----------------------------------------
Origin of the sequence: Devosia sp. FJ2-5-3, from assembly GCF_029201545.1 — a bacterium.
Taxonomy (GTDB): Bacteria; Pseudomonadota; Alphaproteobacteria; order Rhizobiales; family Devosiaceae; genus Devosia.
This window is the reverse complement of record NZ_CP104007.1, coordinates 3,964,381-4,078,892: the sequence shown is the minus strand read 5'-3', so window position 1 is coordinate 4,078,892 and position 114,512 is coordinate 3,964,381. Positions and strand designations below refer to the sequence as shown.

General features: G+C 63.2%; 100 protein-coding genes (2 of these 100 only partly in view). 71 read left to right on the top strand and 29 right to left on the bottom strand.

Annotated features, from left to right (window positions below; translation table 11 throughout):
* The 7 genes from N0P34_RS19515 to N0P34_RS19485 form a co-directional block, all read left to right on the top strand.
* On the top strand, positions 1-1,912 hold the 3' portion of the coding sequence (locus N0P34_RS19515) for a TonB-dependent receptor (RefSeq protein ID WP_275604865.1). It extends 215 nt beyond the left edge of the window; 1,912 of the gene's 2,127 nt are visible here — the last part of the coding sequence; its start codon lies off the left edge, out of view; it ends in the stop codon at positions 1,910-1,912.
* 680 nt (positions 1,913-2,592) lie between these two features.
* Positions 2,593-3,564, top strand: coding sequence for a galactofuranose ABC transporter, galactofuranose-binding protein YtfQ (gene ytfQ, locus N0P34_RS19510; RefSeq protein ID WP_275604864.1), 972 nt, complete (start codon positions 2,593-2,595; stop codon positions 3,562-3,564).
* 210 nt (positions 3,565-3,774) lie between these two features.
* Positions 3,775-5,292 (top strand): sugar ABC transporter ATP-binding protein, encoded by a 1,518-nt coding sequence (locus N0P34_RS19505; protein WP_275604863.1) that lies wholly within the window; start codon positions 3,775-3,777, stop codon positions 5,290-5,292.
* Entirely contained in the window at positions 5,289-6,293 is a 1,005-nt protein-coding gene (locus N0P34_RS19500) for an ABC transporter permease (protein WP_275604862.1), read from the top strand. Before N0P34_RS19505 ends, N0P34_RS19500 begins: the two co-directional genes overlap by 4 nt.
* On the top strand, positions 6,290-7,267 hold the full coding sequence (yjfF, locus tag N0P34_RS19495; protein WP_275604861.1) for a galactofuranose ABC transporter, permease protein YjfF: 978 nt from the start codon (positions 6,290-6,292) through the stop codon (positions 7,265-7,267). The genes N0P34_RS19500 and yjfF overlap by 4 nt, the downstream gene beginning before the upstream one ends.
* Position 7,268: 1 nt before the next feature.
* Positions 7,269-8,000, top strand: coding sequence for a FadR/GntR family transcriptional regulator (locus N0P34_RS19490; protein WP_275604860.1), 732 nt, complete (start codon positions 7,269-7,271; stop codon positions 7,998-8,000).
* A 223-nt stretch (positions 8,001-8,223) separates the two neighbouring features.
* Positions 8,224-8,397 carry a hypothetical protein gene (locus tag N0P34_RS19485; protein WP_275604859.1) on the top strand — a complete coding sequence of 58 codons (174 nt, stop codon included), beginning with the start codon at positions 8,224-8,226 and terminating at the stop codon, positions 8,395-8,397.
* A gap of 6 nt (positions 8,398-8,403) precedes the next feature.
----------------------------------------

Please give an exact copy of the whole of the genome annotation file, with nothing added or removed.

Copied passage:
Origin of the sequence: Devosia sp. FJ2-5-3, from assembly GCF_029201545.1 — a bacterium.
Taxonomy (GTDB): Bacteria; Pseudomonadota; Alphaproteobacteria; order Rhizobiales; family Devosiaceae; genus Devosia.
This window is the reverse complement of record NZ_CP104007.1, coordinates 3,964,381-4,078,892: the sequence shown is the minus strand read 5'-3', so window position 1 is coordinate 4,078,892 and position 114,512 is coordinate 3,964,381. Positions and strand designations below refer to the sequence as shown.

General features: G+C 63.2%; 100 protein-coding genes (2 of these 100 only partly in view). 71 read left to right on the top strand and 29 right to left on the bottom strand.

Annotated features, from left to right (window positions below; translation table 11 throughout):
* The 7 genes from N0P34_RS19515 to N0P34_RS19485 form a co-directional block, all read left to right on the top strand.
* On the top strand, positions 1-1,912 hold the 3' portion of the coding sequence (locus N0P34_RS19515) for a TonB-dependent receptor (RefSeq protein ID WP_275604865.1). It extends 215 nt beyond the left edge of the window; 1,912 of the gene's 2,127 nt are visible here — the last part of the coding sequence; its start codon lies off the left edge, out of view; it ends in the stop codon at positions 1,910-1,912.
* 680 nt (positions 1,913-2,592) lie between these two features.
* Positions 2,593-3,564, top strand: coding sequence for a galactofuranose ABC transporter, galactofuranose-binding protein YtfQ (gene ytfQ, locus N0P34_RS19510; RefSeq protein ID WP_275604864.1), 972 nt, complete (start codon positions 2,593-2,595; stop codon positions 3,562-3,564).
* 210 nt (positions 3,565-3,774) lie between these two features.
* Positions 3,775-5,292 (top strand): sugar ABC transporter ATP-binding protein, encoded by a 1,518-nt coding sequence (locus N0P34_RS19505; protein WP_275604863.1) that lies wholly within the window; start codon positions 3,775-3,777, stop codon positions 5,290-5,292.
* Entirely contained in the window at positions 5,289-6,293 is a 1,005-nt protein-coding gene (locus N0P34_RS19500) for an ABC transporter permease (protein WP_275604862.1), read from the top strand. Before N0P34_RS19505 ends, N0P34_RS19500 begins: the two co-directional genes overlap by 4 nt.
* On the top strand, positions 6,290-7,267 hold the full coding sequence (yjfF, locus tag N0P34_RS19495; protein WP_275604861.1) for a galactofuranose ABC transporter, permease protein YjfF: 978 nt from the start codon (positions 6,290-6,292) through the stop codon (positions 7,265-7,267). The genes N0P34_RS19500 and yjfF overlap by 4 nt, the downstream gene beginning before the upstream one ends.
* Position 7,268: 1 nt before the next feature.
* Positions 7,269-8,000, top strand: coding sequence for a FadR/GntR family transcriptional regulator (locus N0P34_RS19490; protein WP_275604860.1), 732 nt, complete (start codon positions 7,269-7,271; stop codon positions 7,998-8,000).
* A 223-nt stretch (positions 8,001-8,223) separates the two neighbouring features.
* Positions 8,224-8,397 carry a hypothetical protein gene (locus tag N0P34_RS19485; protein WP_275604859.1) on the top strand — a complete coding sequence of 58 codons (174 nt, stop codon included), beginning with the start codon at positions 8,224-8,226 and terminating at the stop codon, positions 8,395-8,397.
* A gap of 6 nt (positions 8,398-8,403) precedes the next feature.